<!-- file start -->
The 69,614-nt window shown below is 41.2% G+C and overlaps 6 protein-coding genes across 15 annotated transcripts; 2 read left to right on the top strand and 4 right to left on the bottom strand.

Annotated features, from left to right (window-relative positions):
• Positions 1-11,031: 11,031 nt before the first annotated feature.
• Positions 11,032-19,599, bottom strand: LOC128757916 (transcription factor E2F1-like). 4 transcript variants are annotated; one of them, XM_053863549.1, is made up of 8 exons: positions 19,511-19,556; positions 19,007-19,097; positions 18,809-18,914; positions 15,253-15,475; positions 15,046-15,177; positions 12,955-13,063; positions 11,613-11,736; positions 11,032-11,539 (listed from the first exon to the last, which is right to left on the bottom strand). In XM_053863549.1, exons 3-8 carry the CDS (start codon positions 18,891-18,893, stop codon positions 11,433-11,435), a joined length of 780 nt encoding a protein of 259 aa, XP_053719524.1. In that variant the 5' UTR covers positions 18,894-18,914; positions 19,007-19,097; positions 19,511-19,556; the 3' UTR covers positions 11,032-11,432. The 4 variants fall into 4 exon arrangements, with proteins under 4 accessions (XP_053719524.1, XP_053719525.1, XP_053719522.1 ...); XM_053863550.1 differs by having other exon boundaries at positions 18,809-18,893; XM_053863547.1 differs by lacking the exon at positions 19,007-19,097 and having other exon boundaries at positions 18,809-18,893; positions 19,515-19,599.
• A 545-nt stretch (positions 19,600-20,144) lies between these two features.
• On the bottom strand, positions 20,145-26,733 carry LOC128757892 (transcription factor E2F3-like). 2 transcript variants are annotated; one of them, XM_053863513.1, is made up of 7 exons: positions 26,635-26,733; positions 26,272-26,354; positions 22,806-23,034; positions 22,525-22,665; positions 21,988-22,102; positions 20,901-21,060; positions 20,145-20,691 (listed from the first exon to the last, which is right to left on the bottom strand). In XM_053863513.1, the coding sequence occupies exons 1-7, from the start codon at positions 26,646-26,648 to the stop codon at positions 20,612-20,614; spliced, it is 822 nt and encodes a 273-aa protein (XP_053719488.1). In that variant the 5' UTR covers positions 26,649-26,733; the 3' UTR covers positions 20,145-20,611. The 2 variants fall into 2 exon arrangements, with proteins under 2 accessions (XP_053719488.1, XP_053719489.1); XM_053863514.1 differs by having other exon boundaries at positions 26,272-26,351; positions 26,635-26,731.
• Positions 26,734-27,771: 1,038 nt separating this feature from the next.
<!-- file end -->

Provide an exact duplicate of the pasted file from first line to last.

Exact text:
The 69,614-nt window shown below is 41.2% G+C and overlaps 6 protein-coding genes across 15 annotated transcripts; 2 read left to right on the top strand and 4 right to left on the bottom strand.

Annotated features, from left to right (window-relative positions):
• Positions 1-11,031: 11,031 nt before the first annotated feature.
• Positions 11,032-19,599, bottom strand: LOC128757916 (transcription factor E2F1-like). 4 transcript variants are annotated; one of them, XM_053863549.1, is made up of 8 exons: positions 19,511-19,556; positions 19,007-19,097; positions 18,809-18,914; positions 15,253-15,475; positions 15,046-15,177; positions 12,955-13,063; positions 11,613-11,736; positions 11,032-11,539 (listed from the first exon to the last, which is right to left on the bottom strand). In XM_053863549.1, exons 3-8 carry the CDS (start codon positions 18,891-18,893, stop codon positions 11,433-11,435), a joined length of 780 nt encoding a protein of 259 aa, XP_053719524.1. In that variant the 5' UTR covers positions 18,894-18,914; positions 19,007-19,097; positions 19,511-19,556; the 3' UTR covers positions 11,032-11,432. The 4 variants fall into 4 exon arrangements, with proteins under 4 accessions (XP_053719524.1, XP_053719525.1, XP_053719522.1 ...); XM_053863550.1 differs by having other exon boundaries at positions 18,809-18,893; XM_053863547.1 differs by lacking the exon at positions 19,007-19,097 and having other exon boundaries at positions 18,809-18,893; positions 19,515-19,599.
• A 545-nt stretch (positions 19,600-20,144) lies between these two features.
• On the bottom strand, positions 20,145-26,733 carry LOC128757892 (transcription factor E2F3-like). 2 transcript variants are annotated; one of them, XM_053863513.1, is made up of 7 exons: positions 26,635-26,733; positions 26,272-26,354; positions 22,806-23,034; positions 22,525-22,665; positions 21,988-22,102; positions 20,901-21,060; positions 20,145-20,691 (listed from the first exon to the last, which is right to left on the bottom strand). In XM_053863513.1, the coding sequence occupies exons 1-7, from the start codon at positions 26,646-26,648 to the stop codon at positions 20,612-20,614; spliced, it is 822 nt and encodes a 273-aa protein (XP_053719488.1). In that variant the 5' UTR covers positions 26,649-26,733; the 3' UTR covers positions 20,145-20,611. The 2 variants fall into 2 exon arrangements, with proteins under 2 accessions (XP_053719488.1, XP_053719489.1); XM_053863514.1 differs by having other exon boundaries at positions 26,272-26,351; positions 26,635-26,731.
• Positions 26,734-27,771: 1,038 nt separating this feature from the next.